This proposal addresses whether a key protein that is turned off in cancer, a disease characterized by uncontrolled cellular growth and survival, is excessively active in Alzheimer’s disease, a degenerative disease. This protein, called protein kinase C, is an information processor, or “signal transducer,” that regulates cellular activities. Its activity needs to be precisely balanced to maintain normal cellular function. Reduced function promotes cell survival, a hallmark of cancer. Analysis of genetic mutations identified in the Genes to Therapies™ program by Rudy Tanzi reveals that mutations found in some patients with Alzheimer’s disease enhance the function of protein kinase C. This project examines whether enhanced signaling by protein kinase C generally is associated with the pathology of Alzheimer’s disease, identifying protein kinase C as a promising therapeutic target.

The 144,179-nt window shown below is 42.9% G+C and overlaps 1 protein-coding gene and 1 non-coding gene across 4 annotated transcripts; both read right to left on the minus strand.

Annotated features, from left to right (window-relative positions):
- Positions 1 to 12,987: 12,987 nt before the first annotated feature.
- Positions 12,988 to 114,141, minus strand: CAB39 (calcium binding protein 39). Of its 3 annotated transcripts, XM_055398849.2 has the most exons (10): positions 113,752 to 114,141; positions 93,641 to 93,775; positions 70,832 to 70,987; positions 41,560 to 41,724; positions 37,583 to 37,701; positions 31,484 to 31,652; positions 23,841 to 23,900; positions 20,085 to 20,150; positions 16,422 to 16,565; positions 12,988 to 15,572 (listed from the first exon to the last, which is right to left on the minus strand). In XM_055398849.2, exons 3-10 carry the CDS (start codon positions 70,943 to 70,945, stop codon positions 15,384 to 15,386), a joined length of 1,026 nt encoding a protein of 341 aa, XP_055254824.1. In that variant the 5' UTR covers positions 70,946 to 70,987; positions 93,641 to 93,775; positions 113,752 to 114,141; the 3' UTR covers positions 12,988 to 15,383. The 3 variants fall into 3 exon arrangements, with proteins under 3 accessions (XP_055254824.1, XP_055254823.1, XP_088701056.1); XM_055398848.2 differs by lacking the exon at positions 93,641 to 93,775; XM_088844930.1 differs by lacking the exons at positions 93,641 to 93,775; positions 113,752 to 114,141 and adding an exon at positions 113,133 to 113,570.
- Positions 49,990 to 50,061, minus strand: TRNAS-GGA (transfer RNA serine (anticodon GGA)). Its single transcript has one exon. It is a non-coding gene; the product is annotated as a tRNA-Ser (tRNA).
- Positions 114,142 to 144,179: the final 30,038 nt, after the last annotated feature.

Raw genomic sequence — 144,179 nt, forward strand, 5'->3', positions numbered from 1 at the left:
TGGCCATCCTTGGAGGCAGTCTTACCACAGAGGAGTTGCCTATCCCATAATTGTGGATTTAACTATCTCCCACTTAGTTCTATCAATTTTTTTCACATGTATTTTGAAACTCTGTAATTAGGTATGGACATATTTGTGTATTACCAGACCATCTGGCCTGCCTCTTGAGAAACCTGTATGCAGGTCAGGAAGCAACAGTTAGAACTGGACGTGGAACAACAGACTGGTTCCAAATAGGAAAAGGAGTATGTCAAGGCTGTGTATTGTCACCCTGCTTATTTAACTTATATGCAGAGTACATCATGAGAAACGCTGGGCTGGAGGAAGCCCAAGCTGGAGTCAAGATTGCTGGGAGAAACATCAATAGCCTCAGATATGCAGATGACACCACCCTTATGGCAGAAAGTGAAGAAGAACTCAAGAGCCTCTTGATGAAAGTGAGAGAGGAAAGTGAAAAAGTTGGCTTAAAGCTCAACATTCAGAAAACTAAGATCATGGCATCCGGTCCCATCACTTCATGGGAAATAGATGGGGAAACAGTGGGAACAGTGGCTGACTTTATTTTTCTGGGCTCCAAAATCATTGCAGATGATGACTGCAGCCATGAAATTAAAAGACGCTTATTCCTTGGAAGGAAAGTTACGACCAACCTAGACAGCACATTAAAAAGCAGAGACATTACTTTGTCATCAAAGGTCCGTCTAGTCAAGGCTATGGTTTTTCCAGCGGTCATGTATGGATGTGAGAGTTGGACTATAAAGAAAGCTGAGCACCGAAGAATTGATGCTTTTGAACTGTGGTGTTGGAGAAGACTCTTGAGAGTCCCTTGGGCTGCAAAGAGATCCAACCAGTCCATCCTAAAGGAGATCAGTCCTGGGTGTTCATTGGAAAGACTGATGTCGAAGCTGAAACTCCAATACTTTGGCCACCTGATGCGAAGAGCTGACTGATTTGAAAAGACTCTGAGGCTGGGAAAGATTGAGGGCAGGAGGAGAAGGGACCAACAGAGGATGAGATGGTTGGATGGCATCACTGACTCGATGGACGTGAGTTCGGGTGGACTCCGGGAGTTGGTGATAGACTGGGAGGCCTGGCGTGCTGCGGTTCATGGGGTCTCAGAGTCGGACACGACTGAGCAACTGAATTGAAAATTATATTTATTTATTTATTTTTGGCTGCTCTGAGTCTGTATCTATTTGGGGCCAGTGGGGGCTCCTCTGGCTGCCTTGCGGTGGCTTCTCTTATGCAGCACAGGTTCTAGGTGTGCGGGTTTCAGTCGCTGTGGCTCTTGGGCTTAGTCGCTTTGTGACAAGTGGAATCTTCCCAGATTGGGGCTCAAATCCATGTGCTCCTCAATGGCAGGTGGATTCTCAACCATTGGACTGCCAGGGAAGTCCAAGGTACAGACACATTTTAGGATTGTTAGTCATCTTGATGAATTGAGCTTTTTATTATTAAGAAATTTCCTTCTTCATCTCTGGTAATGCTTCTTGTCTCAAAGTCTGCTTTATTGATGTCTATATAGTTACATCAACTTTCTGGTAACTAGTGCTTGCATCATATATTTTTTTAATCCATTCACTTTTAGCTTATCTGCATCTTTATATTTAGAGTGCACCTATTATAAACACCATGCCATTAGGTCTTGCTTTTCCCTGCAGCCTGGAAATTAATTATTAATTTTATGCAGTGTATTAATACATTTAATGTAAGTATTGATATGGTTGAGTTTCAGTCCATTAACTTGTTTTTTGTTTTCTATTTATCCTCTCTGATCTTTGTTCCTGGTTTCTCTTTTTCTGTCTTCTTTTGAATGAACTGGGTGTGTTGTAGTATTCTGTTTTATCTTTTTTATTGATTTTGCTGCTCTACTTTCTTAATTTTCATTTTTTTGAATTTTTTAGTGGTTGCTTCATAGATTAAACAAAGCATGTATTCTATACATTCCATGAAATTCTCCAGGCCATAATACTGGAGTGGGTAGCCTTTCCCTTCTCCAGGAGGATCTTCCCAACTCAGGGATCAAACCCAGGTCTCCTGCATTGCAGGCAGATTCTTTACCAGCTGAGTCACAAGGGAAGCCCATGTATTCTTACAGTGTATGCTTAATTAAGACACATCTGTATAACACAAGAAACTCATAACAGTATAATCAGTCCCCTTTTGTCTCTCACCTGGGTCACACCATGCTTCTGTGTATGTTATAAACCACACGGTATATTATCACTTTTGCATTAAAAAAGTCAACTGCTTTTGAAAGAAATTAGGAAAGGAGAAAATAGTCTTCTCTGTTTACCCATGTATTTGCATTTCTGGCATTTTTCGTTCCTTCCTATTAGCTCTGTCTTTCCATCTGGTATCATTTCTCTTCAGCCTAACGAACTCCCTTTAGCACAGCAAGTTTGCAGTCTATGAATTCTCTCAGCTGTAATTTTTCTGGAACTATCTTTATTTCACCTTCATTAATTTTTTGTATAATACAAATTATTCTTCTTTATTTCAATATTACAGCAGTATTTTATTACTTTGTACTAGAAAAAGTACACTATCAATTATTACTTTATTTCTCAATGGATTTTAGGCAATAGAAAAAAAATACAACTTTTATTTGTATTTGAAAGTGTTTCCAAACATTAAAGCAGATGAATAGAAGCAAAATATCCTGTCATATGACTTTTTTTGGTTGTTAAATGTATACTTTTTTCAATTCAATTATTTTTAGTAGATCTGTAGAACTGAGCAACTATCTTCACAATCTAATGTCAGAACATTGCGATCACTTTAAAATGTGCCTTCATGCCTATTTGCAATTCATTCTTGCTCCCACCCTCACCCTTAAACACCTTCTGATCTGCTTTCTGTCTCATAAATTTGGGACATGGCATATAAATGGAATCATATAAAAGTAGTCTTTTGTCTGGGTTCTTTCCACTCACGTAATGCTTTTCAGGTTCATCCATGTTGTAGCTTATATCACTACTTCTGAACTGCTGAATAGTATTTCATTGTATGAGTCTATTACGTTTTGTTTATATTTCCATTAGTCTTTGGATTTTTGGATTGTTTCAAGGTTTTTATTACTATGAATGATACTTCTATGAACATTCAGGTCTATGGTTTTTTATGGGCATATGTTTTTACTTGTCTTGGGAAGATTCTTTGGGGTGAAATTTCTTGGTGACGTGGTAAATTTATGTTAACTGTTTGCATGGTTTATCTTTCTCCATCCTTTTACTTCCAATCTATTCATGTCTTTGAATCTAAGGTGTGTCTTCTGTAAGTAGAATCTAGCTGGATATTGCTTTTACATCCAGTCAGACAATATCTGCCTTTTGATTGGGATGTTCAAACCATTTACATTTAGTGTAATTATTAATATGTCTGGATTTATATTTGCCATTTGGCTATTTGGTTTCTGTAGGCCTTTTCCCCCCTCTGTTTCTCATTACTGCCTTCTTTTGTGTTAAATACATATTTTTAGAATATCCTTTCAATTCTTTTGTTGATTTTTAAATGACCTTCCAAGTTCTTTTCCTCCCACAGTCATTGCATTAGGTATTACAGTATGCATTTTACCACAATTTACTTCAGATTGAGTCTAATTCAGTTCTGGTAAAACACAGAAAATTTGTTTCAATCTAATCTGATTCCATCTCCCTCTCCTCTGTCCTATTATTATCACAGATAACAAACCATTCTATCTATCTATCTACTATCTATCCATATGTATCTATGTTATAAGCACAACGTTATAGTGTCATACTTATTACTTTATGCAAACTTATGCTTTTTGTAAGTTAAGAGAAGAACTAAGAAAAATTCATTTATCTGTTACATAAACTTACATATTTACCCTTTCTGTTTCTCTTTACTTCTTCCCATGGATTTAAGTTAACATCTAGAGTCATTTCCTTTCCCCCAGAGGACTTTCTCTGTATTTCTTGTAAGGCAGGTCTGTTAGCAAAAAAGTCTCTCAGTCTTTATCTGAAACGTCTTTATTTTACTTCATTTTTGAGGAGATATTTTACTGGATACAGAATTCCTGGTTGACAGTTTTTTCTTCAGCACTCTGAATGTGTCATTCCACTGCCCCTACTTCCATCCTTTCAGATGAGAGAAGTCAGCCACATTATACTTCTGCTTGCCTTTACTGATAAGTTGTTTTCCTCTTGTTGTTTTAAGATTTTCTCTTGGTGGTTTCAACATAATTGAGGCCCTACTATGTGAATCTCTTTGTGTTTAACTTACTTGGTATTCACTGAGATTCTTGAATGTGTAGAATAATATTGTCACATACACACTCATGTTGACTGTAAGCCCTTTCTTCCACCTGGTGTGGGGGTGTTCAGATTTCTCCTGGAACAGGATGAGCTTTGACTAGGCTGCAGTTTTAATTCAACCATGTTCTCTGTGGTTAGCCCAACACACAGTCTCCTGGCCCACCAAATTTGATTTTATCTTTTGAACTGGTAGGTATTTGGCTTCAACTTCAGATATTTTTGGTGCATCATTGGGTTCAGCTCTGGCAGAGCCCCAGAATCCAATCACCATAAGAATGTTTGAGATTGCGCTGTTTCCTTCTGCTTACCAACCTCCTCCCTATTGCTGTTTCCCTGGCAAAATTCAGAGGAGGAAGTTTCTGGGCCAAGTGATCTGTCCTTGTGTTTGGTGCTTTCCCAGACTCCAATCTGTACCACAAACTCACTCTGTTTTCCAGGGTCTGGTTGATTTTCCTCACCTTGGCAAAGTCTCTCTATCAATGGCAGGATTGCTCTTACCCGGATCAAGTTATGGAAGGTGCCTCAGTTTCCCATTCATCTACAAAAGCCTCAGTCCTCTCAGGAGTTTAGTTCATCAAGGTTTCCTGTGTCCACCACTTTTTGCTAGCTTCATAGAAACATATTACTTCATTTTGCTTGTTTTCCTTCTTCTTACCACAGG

Alzheimer Disease-Associated Mutations in Protein Kinase C
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